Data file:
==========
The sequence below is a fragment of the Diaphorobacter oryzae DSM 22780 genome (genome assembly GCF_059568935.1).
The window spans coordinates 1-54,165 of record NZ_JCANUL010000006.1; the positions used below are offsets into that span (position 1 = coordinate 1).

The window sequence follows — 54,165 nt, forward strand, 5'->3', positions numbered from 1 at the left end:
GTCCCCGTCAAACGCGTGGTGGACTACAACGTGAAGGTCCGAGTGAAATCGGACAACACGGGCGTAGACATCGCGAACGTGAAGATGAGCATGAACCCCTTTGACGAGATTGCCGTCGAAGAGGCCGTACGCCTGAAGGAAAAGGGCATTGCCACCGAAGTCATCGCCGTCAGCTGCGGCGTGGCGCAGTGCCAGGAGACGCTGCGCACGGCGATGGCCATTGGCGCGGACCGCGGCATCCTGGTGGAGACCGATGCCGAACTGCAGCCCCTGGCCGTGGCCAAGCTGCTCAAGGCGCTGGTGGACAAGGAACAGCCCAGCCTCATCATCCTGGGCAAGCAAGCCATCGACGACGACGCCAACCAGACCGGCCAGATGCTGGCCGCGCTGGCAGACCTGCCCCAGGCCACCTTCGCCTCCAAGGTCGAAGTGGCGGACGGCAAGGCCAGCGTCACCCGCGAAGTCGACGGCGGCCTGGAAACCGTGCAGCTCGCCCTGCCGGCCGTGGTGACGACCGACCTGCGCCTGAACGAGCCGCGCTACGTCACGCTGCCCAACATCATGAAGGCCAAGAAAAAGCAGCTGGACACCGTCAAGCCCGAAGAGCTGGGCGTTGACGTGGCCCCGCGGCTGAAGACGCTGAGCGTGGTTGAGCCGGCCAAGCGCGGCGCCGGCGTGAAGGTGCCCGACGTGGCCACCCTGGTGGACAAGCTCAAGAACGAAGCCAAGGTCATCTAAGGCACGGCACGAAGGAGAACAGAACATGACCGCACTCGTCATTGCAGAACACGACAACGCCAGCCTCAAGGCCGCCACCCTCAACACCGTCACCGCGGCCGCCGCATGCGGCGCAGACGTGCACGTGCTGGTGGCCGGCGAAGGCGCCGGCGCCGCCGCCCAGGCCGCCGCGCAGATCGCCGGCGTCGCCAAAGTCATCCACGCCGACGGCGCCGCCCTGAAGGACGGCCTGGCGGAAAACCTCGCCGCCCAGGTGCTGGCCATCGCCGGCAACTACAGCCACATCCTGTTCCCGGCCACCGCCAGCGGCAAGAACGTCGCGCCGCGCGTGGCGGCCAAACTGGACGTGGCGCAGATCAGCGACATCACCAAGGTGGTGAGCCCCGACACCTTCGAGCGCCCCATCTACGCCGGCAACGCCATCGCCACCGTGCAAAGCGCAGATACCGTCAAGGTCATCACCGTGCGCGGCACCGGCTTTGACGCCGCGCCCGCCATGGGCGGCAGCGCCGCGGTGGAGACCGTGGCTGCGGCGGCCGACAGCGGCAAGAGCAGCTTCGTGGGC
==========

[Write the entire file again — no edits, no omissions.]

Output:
The sequence below is a fragment of the Diaphorobacter oryzae DSM 22780 genome (genome assembly GCF_059568935.1).
The window spans coordinates 1-54,165 of record NZ_JCANUL010000006.1; the positions used below are offsets into that span (position 1 = coordinate 1).

The window sequence follows — 54,165 nt, forward strand, 5'->3', positions numbered from 1 at the left end:
GTCCCCGTCAAACGCGTGGTGGACTACAACGTGAAGGTCCGAGTGAAATCGGACAACACGGGCGTAGACATCGCGAACGTGAAGATGAGCATGAACCCCTTTGACGAGATTGCCGTCGAAGAGGCCGTACGCCTGAAGGAAAAGGGCATTGCCACCGAAGTCATCGCCGTCAGCTGCGGCGTGGCGCAGTGCCAGGAGACGCTGCGCACGGCGATGGCCATTGGCGCGGACCGCGGCATCCTGGTGGAGACCGATGCCGAACTGCAGCCCCTGGCCGTGGCCAAGCTGCTCAAGGCGCTGGTGGACAAGGAACAGCCCAGCCTCATCATCCTGGGCAAGCAAGCCATCGACGACGACGCCAACCAGACCGGCCAGATGCTGGCCGCGCTGGCAGACCTGCCCCAGGCCACCTTCGCCTCCAAGGTCGAAGTGGCGGACGGCAAGGCCAGCGTCACCCGCGAAGTCGACGGCGGCCTGGAAACCGTGCAGCTCGCCCTGCCGGCCGTGGTGACGACCGACCTGCGCCTGAACGAGCCGCGCTACGTCACGCTGCCCAACATCATGAAGGCCAAGAAAAAGCAGCTGGACACCGTCAAGCCCGAAGAGCTGGGCGTTGACGTGGCCCCGCGGCTGAAGACGCTGAGCGTGGTTGAGCCGGCCAAGCGCGGCGCCGGCGTGAAGGTGCCCGACGTGGCCACCCTGGTGGACAAGCTCAAGAACGAAGCCAAGGTCATCTAAGGCACGGCACGAAGGAGAACAGAACATGACCGCACTCGTCATTGCAGAACACGACAACGCCAGCCTCAAGGCCGCCACCCTCAACACCGTCACCGCGGCCGCCGCATGCGGCGCAGACGTGCACGTGCTGGTGGCCGGCGAAGGCGCCGGCGCCGCCGCCCAGGCCGCCGCGCAGATCGCCGGCGTCGCCAAAGTCATCCACGCCGACGGCGCCGCCCTGAAGGACGGCCTGGCGGAAAACCTCGCCGCCCAGGTGCTGGCCATCGCCGGCAACTACAGCCACATCCTGTTCCCGGCCACCGCCAGCGGCAAGAACGTCGCGCCGCGCGTGGCGGCCAAACTGGACGTGGCGCAGATCAGCGACATCACCAAGGTGGTGAGCCCCGACACCTTCGAGCGCCCCATCTACGCCGGCAACGCCATCGCCACCGTGCAAAGCGCAGATACCGTCAAGGTCATCACCGTGCGCGGCACCGGCTTTGACGCCGCGCCCGCCATGGGCGGCAGCGCCGCGGTGGAGACCGTGGCTGCGGCGGCCGACAGCGGCAAGAGCAGCTTCGTGGGC